“I don’t think there’s anything controversial about trying to make parliament more inclusive,” Fatima Joji says.
The Nigerian-Scot, from Westhill, Aberdeenshire, is excited about her position topping the SNP’s north-east regional list for the Scottish Parliament elections in May.
But she has spoken out against those who “seem to think that I have been somehow parachuted into what they see as being a gravy train position simply because I am a BAME woman”.
It comes after the party agreed a new mechanism of putting either BAME (Black, Asian and Minority Ethnic) or disabled candidates on the top of the eight SNP regional lists.
The move followed a row over the leaking of legal advice, considered by the SNP’s national executive committee, which suggested it could end up being contested.
I see it as a good thing and I’m not thinking much about the people who don’t understand the need for inclusion.”
“I wish we didn’t need mechanisms like this but, I have to say, a mechanism like this is really exciting and we’ve actually had interest from other parties and even other countries, such as Germany and Ireland, who have shown an interest and are really praising this policy mechanism,” the 29-year-old says.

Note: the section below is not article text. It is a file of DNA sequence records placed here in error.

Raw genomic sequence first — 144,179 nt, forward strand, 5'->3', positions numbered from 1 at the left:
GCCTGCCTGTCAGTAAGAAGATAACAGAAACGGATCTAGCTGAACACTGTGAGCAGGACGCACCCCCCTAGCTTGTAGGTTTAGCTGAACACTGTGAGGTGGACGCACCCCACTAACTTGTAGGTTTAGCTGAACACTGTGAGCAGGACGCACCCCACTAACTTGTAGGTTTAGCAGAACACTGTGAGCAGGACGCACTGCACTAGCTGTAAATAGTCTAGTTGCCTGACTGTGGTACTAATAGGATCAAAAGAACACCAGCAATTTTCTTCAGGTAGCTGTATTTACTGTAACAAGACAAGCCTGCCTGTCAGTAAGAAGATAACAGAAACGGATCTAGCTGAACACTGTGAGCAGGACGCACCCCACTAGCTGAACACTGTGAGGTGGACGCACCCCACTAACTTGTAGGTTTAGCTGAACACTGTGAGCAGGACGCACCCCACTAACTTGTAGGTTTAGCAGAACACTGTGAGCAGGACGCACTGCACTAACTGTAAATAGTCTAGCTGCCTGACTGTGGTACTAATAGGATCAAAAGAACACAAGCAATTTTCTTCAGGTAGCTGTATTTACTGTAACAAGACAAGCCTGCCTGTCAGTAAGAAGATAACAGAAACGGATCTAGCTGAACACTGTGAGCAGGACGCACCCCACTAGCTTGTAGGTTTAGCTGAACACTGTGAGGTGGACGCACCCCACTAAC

“Sometimes we are going to have to introduce these measures when nothing else is working.
“The people who have an issue with it are the ones who want the status quo to remain, in my eyes.
“They’re the people who are less tolerant. In the north-east, if this mechanism wasn’t included, our first three would have been men.
“Sadly, mechanisms like this are needed just now and I really hope people see the benefit of having these mechanisms for the benefit of our society.
“I see it as a good thing and I’m not thinking much about the people who don’t understand the need for inclusion.”
‘A failure of all of us’
Holyrood has only had a total of four BAME members since the creation of the Scottish Parliament in 1999 – all of them men from Scots-Pakistani heritage.
One of the four – Justice Secretary Humza Yousaf – said last year that a record of “no black MSP ever, no female BAME MSP ever” was “frankly a failure of all of us, regardless of party”.
No Black MSP ever, no female BAME MSP ever. Outwith SNP & Labour no other Party has ever had a non-White MSP elected in 20yrs of devolution. All 4 BAME MSPs elected have been Scot-Pakistani Males.